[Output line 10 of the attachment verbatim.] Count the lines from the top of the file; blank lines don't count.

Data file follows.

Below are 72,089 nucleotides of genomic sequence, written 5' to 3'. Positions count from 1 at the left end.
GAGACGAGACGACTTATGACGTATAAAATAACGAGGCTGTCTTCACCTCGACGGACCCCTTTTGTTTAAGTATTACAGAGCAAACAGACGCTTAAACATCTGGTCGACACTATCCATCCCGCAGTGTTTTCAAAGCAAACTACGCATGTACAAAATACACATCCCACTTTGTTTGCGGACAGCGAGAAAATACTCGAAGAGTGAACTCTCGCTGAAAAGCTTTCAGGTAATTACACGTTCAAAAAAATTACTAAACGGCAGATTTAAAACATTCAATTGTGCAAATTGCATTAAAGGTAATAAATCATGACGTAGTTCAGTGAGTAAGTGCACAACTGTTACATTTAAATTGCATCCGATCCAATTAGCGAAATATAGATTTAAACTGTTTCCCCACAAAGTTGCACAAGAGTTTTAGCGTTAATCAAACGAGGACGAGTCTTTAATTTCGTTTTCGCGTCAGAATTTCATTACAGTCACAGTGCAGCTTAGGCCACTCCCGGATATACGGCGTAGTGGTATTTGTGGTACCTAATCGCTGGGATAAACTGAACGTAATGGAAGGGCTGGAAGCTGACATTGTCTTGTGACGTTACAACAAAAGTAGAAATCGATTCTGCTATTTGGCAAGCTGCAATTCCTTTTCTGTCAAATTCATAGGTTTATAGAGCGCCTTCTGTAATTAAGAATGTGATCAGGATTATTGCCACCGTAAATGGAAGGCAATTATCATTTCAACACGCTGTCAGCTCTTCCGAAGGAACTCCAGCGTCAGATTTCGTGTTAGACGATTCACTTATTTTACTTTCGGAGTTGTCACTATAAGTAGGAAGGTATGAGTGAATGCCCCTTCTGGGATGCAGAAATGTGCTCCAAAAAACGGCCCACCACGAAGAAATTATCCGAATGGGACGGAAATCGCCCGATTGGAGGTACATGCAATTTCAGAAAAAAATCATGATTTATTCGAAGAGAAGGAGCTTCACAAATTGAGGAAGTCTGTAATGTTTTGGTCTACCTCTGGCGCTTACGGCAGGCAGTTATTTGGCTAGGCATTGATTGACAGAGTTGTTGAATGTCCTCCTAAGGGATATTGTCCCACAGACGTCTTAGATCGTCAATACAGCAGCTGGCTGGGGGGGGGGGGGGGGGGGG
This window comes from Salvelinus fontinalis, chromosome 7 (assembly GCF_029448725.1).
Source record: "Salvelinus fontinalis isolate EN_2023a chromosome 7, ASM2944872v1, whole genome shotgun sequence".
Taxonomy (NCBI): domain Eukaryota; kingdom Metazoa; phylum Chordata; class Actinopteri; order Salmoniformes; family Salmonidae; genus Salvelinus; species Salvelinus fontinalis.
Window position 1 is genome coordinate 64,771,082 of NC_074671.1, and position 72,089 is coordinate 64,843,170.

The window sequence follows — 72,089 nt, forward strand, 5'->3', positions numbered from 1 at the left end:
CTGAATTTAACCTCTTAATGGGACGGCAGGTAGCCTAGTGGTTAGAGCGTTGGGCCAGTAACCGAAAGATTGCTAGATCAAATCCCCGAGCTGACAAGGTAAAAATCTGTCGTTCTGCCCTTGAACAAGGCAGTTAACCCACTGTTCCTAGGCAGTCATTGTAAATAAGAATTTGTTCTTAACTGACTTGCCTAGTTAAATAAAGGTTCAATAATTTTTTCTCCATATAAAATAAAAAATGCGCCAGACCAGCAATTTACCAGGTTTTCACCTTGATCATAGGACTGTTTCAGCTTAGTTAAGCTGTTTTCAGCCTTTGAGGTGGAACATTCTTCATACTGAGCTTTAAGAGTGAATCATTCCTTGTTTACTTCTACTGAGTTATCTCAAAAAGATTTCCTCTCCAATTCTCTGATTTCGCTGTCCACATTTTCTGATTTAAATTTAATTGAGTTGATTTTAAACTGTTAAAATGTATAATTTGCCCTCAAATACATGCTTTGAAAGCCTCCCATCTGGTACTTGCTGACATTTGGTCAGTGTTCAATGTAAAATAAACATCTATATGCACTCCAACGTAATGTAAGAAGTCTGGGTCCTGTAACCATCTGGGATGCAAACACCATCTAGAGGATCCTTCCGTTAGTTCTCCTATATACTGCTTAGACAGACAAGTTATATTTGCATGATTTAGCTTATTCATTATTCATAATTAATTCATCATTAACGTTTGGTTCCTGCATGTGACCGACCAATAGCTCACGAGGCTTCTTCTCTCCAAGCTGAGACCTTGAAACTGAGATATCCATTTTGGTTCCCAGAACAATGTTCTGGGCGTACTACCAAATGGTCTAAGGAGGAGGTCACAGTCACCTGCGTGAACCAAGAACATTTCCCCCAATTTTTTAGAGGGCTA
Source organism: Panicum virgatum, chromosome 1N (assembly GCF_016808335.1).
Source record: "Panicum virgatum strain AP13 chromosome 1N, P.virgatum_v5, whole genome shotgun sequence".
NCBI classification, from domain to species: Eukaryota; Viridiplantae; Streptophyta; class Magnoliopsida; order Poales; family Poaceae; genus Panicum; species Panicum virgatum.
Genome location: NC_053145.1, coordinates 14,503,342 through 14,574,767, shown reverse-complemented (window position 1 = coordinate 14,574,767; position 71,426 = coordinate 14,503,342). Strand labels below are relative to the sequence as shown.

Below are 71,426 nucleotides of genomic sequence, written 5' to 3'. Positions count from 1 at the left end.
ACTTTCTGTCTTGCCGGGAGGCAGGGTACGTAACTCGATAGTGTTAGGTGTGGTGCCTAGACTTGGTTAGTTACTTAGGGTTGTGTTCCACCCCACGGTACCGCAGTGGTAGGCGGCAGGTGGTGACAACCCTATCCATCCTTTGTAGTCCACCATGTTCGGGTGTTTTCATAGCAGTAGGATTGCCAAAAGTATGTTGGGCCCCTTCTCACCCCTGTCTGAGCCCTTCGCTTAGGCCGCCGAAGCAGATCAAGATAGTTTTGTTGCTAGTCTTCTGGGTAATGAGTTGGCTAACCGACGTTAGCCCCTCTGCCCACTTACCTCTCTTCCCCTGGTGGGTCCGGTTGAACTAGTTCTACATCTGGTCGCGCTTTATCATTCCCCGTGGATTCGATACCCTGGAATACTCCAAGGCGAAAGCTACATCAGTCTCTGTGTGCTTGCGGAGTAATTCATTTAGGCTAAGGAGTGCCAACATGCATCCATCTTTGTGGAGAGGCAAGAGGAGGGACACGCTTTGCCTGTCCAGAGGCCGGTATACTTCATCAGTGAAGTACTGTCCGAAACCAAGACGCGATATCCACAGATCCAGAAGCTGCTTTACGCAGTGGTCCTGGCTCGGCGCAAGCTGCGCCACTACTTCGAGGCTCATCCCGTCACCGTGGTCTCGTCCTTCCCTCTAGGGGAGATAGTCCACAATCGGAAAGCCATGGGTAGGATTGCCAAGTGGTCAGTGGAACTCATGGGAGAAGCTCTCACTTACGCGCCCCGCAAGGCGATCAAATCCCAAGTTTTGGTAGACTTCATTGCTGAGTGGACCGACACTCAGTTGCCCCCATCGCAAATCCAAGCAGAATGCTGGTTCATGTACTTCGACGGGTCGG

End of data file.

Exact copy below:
Source record: "Panicum virgatum strain AP13 chromosome 1N, P.virgatum_v5, whole genome shotgun sequence".